Pirate Queen of Ireland Grace O'Malley
Vilified by her English adversaries as ‘a woman who hath imprudently passed the part of womanhood’, Grace O’Malley was ignored by contemporary chroniclers in Ireland, yet her memory survived in native folklore. Also known as Gráinne Mhaol, Grace was a warrior known for coming over the sea with Irish soldiers to rout the English. She finally became an icon of international feminism, both as an example of a strong and independent woman and as a victim of misogynistic laws.
As a child, she longed to sail the seas with her father. Instead of telling her that women were not meant to be sailers, he told her that her hair would get caught in the lines. Refusing to accept the ignorant laws preventing her from her dreams, Grace cut off her hair and hid on her father's ship. By the age of 23, Grace O’Malley was a widow with three children. But she did not let tragedy hold her back. She took on her late husband’s castle and a fleet of ships. She re-married a few years later with the sole purpose of inheriting another castle. She gave birth to her fourth child on board one of her fighting ships but returned to deck wrapped in a blanket to lead her fleet into battle just an hour later.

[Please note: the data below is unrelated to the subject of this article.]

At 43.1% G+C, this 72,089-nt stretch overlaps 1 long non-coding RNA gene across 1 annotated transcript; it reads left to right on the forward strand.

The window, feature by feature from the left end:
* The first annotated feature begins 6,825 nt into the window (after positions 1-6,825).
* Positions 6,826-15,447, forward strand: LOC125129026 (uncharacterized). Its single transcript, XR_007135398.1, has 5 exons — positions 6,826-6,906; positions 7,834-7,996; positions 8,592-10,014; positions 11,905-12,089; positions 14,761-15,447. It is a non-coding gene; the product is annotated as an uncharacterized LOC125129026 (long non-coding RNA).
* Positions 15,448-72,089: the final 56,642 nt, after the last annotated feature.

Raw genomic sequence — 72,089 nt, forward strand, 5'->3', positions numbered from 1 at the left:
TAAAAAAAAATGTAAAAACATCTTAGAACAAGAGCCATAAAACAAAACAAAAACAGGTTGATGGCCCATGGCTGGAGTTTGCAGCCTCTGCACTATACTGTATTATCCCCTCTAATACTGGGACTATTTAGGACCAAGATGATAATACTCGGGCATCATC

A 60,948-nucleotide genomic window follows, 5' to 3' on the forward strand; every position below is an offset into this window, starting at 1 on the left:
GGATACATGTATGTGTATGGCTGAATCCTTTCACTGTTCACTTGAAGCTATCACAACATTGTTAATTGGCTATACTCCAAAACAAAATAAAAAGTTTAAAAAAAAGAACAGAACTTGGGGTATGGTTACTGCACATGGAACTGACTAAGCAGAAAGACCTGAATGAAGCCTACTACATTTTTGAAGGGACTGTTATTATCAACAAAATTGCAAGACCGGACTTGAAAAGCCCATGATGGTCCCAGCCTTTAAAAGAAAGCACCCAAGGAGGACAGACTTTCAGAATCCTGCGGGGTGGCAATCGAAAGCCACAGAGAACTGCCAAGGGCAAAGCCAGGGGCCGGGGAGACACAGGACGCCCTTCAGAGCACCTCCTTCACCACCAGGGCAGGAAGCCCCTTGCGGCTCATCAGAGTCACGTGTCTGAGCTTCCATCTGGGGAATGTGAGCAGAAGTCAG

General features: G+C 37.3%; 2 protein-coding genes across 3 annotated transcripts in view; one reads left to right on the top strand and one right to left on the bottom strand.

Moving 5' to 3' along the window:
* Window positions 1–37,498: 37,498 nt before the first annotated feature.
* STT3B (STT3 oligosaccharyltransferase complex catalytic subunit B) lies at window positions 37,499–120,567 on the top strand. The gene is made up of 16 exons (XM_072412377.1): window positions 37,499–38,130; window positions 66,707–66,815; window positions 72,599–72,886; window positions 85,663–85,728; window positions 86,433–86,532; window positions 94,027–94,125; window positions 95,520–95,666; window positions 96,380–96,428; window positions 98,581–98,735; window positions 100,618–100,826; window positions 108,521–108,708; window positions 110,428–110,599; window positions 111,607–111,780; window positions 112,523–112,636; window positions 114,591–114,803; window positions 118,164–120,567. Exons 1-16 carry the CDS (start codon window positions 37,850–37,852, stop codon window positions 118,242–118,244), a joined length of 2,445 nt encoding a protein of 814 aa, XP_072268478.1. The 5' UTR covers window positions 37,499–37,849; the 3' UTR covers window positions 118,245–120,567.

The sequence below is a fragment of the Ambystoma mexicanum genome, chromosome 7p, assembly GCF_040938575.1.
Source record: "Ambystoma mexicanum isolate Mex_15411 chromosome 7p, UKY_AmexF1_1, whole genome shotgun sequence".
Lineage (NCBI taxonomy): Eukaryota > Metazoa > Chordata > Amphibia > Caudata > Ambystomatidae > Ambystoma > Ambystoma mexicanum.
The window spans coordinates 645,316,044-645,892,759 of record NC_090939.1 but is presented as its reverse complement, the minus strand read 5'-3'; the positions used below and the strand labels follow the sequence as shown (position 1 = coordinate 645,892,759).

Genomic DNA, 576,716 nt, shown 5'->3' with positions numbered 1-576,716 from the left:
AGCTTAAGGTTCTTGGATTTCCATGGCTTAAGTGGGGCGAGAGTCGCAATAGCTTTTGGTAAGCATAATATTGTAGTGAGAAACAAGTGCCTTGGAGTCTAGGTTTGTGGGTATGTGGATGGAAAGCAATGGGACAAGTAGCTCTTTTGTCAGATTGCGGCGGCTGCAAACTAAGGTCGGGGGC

In 1593 Grace finally met Queen Elizabeth I but despite the expectation for her to display a certain amount of respect for the monarch, the swashbuckling heroine refused to bow. Not only was she not the Queen’s subject, but she was also a Queen herself and therefore firmly believed them equals. The feisty Pirate Queen was also reported to have hidden a dagger on her person before arriving to address the Queen of England. It was found by the royal guards and confiscated before the meeting.
During her life, she managed to protect the lands of west Ireland as a skillful and ruthless politician, strong fighter and a notorious leader of her pirate fleet. Under her command life of the Irish commoners remained relatively untouched by the rising threat of the English crown. Military and political leaders remembered her exploits vividly even decades after her death. She was an extraordinary woman who lived, loved, fought and survived during a pivotal period of Irish history that saw the collapse of the Gaelic order and the ruination of Ireland’s ruling élite. She stood strong in the face of adversity and lived to the ripe old age of around 73.